Types of Singing Voices
Many beginning vocalists are often interested in the question of what kind of voice they have and what it is called. Today we will try to understand this important and relevant topic and learn how to correctly determine your type of voice. It should be noted that in this article we will talk about the formed voices, since the types of children’s voices are a different story.
Voice definition is very important for a vocalist, because an incorrectly made “diagnosis” can adversely affect the vocal apparatus. Many are often mistaken in the fact that the type of voice is recognized only by what kind of notes you are able to take. In fact, there are several parameters for this, such as timbre, range, transition notes, and more. For example, low by nature voices (bass) ways to reproduce “tenor” notes, but this does not mean at all that such a voice can be attributed to the tenor. In practice, it happens that novice inexperienced vocalists, in the desire to sing high notes, overestimate their abilities. Most often, this is caused by the desire to imitate their idols or the desire to prove to others that “I can sing like this world star.” It is worth remembering that your original vocals will sound much better than forcibly squeezed singing.
Before proceeding directly to the methods of determining the types of voices, I would like to note that there are still difficulties and ambiguities in this matter. Many people have a distorted idea of the types of voices. It is believed that for pop vocal classification of voices is not necessary and is necessary only for academic vocals, but this is not entirely true. There is a separation of voices in the modern stage, but it is built not according to the classical scheme: contralto, mezzo-soprano, soprano and so on, but according to the principle of “very low voice, low, high and very high”. The difference is that in such a classification there are no clear boundaries.
In general, the human voice, both in men and in women, is naturally divided into three types. Many novice vocalists are often confused, confusing the type of voice with timbre, while these are completely different concepts. Under the type of voice, first of all, we mean a sound-pitch characteristic, that is, the position of the voice on the scale of the scale. But the timbre features are rather important for assessing the voice from an artistic point of view and not so important for the classification, which cannot be said about the tessitive endurance inherent in all voices, regardless of the style in which you sing.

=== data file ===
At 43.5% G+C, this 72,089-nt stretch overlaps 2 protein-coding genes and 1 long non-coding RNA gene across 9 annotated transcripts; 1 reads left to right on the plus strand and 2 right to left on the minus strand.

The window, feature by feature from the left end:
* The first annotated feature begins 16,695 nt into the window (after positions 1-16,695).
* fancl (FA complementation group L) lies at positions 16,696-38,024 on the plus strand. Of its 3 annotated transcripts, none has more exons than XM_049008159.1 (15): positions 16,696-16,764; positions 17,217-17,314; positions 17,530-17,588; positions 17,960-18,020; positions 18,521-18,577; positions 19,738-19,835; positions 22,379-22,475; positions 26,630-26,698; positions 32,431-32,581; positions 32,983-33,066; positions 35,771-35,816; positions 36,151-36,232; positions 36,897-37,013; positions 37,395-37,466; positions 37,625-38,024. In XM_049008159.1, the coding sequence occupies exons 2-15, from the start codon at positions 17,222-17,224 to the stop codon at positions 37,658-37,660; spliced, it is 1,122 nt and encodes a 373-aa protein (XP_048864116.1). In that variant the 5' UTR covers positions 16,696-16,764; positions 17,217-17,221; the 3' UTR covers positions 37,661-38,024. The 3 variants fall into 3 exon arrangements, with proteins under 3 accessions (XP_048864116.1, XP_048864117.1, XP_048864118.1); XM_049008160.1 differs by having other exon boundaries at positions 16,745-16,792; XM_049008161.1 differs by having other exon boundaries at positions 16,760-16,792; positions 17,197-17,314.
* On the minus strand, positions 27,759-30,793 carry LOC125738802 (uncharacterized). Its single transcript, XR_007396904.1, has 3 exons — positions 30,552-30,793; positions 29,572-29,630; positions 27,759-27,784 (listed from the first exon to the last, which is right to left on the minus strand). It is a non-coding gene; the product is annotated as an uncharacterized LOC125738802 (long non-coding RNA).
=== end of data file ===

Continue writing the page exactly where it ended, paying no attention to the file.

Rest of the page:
Tessitura means the high-altitude position of sounds in a musical work in relation to the range of the singing voice. The main condition for artistic performance, namely freedom of sound, naturalness and beauty, is the conformity of the tessituations of the vocal work and the nature of the singer’s voice.
In order to determine whether this or that piece is suitable for tessitura, you need to pay attention to how high or low the greater the number of notes are in relation to your extreme upper and lower parts of the voice. Simply put, pay attention to how long you have to sing “uncomfortable” notes. If they occur occasionally, then the tessitura suits you, if they meet often and the voice quickly sets, then the tessitura is not suitable for you, in which case it is worth changing the tonality. The comfortable zone of the singing range, in which you can sing for a long time without harm to your voice apparatus, will be your native tessitura.
For many singers, raising or lowering the tessitura even by a tone or a half tone can often be harmful, so mistakes are often made when choosing the type of voice. The presence of many singing two or more upper resonators is confusing in determining the type. In the presence of higher resonators, different from the typical ones, the voice acquires the timbre qualities of a higher voice, unusual for nature. For example, a real contralto in terms of altitude characteristics, but having a second head resonator, may sound like soprano.
In order to determine the type of voice by tessitura, it is necessary to take into account such a thing as a register. For example, a male voice sounds without much tension, when most notes are in la, salt, first octave – it can be both a tenor and baritone. So how do you determine what type it is? It is important not only that these notes were just sung, but also how they sounded. If they were sung on falsetto, then there will be no tension. However, remember that the type of voice in falsetto (in women – in the head register) is not determined. It is quite difficult for beginners to understand all this without a professional vocal teacher, because without understanding the system of sound images, it is difficult to recognize the differences between the registers.
Below are the tables with the types of votes, but it is worth noting that this is just a concise specification. Everywhere there are exceptions to the rules, especially if it concerns vocal issues, which should take into account the anatomical constitution of each person.